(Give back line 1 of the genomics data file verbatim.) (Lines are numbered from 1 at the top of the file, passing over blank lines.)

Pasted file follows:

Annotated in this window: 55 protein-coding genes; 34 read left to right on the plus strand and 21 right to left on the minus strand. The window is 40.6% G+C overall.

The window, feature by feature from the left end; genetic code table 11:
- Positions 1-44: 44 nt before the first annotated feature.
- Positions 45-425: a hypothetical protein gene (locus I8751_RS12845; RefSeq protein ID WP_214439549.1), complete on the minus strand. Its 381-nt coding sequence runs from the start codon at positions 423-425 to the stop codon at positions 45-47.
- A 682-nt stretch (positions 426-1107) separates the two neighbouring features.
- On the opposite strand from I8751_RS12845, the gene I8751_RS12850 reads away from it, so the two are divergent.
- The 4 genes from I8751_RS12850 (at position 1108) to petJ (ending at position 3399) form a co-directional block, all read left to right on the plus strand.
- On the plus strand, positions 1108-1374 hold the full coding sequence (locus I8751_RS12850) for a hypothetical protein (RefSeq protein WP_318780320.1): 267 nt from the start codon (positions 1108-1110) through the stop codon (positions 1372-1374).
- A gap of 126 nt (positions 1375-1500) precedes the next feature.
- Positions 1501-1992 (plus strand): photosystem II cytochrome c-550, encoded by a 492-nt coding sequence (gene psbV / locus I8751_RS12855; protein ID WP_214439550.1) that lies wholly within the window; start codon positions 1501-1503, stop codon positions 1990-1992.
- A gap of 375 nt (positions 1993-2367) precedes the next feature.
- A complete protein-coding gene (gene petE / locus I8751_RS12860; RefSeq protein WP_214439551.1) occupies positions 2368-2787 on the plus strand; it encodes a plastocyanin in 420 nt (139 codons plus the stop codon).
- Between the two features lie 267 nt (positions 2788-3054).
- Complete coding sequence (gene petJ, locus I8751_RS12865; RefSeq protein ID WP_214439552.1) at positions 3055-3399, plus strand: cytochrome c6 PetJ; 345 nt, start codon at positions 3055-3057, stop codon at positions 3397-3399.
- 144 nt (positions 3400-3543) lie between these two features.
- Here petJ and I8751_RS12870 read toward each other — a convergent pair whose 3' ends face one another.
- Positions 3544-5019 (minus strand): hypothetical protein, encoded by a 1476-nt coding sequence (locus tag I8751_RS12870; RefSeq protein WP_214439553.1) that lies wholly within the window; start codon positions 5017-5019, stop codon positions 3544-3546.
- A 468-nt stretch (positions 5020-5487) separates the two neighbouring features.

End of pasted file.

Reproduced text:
Annotated in this window: 55 protein-coding genes; 34 read left to right on the plus strand and 21 right to left on the minus strand. The window is 40.6% G+C overall.